November 1, 2018
The South African apartheid and the burning of books
by Erica Huang
It’s been twenty-four years since the apartheid reign in South Africa had been put to rest, and since today is a spooky day, we’re going to talk about another chilling practice during that time.
Books are and have been the source of knowledge and the voice for the people. And immediately within the insurgence of any regime is the commenced banning of the books opposing their values. Said by information scientist Rebecca Knuth in Burning Books and Leveling Libraries:
If a regime is racist, it destroys the books of groups deemed inferior; if nationalistic, the books of competing nations and cultures; and if religiously extremist, all texts contradicting sacred doctrines.
Through the 1950s to the 1970s, the National Party combined the banning with routine incineration of thousands and thousands of books ranging from Russian classics like Dostoyevsky’s The Insulted and Humiliated to popular westerns like Louis L’Amour’s Hopalong Cassidy. (Ray Bradbury’s Fahrenheit 451 was among those classics, in a macabrely ironic twist of fate.) And, though libraries were founded on the principle of free liberty and information, many state librarians during the apartheid did nothing to stop the ransacking of books and the burnings at the municipal incinerators. Some even ordered them.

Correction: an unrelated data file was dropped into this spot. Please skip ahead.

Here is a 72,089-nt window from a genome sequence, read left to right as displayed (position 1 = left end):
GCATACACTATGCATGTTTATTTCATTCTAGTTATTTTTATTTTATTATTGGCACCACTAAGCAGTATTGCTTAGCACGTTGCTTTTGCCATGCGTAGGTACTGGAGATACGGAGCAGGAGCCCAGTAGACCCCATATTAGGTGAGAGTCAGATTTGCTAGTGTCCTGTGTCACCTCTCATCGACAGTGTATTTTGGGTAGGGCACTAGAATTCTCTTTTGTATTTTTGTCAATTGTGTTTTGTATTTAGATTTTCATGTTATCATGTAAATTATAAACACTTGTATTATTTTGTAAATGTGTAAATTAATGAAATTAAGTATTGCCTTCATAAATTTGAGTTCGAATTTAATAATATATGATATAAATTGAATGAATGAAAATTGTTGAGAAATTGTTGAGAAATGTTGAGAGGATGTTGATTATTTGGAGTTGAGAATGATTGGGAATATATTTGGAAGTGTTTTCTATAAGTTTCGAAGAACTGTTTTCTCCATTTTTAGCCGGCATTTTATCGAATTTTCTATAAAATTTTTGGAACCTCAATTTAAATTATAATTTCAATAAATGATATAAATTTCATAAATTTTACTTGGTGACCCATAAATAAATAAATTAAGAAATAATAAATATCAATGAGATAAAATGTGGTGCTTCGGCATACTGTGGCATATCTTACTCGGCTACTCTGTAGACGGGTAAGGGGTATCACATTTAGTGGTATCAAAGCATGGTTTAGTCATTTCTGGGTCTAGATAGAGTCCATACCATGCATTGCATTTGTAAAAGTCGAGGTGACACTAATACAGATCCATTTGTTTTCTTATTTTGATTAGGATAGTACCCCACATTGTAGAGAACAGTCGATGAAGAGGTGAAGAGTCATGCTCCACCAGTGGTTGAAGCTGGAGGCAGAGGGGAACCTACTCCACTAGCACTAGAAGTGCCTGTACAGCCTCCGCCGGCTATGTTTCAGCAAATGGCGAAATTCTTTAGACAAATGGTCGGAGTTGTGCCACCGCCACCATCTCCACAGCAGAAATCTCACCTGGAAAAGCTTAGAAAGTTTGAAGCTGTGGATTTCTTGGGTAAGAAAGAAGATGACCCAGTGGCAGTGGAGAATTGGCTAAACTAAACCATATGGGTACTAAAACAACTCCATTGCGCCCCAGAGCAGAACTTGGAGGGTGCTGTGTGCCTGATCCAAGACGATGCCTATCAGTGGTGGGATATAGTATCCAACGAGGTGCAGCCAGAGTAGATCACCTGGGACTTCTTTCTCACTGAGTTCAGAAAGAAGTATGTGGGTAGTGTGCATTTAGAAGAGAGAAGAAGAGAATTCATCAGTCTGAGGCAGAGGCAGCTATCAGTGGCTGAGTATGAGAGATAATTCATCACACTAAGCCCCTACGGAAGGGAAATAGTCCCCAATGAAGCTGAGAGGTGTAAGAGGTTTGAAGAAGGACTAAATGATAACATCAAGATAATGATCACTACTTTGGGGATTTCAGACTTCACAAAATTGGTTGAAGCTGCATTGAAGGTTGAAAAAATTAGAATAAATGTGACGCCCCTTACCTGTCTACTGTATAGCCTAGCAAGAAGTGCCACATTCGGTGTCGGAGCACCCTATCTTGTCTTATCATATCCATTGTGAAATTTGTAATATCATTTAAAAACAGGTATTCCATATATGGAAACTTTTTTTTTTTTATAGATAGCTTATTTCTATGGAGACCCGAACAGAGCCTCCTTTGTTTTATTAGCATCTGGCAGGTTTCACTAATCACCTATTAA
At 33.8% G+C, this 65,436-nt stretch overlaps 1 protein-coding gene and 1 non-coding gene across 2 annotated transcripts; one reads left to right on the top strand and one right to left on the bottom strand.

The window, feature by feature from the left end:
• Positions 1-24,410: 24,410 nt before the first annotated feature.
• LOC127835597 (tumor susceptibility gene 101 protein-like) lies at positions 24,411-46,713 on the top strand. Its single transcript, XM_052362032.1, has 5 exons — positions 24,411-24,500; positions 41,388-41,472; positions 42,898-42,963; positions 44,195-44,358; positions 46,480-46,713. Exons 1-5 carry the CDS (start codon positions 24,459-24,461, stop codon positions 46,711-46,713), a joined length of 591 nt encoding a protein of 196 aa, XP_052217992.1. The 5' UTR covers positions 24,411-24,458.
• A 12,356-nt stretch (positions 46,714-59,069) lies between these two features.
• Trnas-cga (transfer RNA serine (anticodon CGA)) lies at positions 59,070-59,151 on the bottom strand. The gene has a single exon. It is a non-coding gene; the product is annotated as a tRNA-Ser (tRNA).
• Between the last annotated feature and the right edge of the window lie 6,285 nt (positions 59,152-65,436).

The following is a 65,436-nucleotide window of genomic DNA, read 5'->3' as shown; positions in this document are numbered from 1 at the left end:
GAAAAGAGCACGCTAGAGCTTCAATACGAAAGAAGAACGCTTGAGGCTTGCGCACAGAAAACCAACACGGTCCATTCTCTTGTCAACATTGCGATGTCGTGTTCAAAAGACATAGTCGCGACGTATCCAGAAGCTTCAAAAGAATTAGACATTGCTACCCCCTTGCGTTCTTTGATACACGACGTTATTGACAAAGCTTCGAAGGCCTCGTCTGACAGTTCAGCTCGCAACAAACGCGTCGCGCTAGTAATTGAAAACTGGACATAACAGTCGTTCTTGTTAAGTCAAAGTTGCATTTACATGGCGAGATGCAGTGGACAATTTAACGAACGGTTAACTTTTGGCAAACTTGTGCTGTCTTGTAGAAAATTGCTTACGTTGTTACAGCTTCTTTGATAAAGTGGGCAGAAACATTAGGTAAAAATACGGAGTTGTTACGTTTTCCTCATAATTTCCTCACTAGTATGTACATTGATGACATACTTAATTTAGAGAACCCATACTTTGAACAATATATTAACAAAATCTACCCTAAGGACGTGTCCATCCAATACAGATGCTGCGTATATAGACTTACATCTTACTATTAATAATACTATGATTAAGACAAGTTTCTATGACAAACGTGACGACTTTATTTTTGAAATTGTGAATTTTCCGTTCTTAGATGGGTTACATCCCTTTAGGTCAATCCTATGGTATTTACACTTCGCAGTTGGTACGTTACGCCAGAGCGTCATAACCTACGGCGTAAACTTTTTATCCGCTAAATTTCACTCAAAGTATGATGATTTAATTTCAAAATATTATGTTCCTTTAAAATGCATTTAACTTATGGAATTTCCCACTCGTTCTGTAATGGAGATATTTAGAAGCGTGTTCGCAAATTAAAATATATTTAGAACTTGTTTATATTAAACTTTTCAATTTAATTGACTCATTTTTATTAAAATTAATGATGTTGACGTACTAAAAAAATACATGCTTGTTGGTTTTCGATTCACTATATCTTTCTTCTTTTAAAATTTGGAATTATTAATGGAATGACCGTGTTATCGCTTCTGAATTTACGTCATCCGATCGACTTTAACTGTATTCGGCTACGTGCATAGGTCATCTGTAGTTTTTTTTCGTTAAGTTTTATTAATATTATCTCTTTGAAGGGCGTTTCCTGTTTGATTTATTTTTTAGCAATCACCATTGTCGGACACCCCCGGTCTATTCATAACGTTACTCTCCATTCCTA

Immortalized by one city librarian in Johannesburg, October 1955:
All copies are brought in to me and I destroy them personally.
By 1964, the list of banned titles included over 12,000 publications, and by 1971, books were burned at two a day in Cape Town. It didn’t stop until the late 1980s by the few brave appeals of state librarians, but it remains to be seen whether this kind of terror could—or would—happen again.
We, too, could be on our way to a fiery nightmare.
Erica Huang is an intern at Melville House.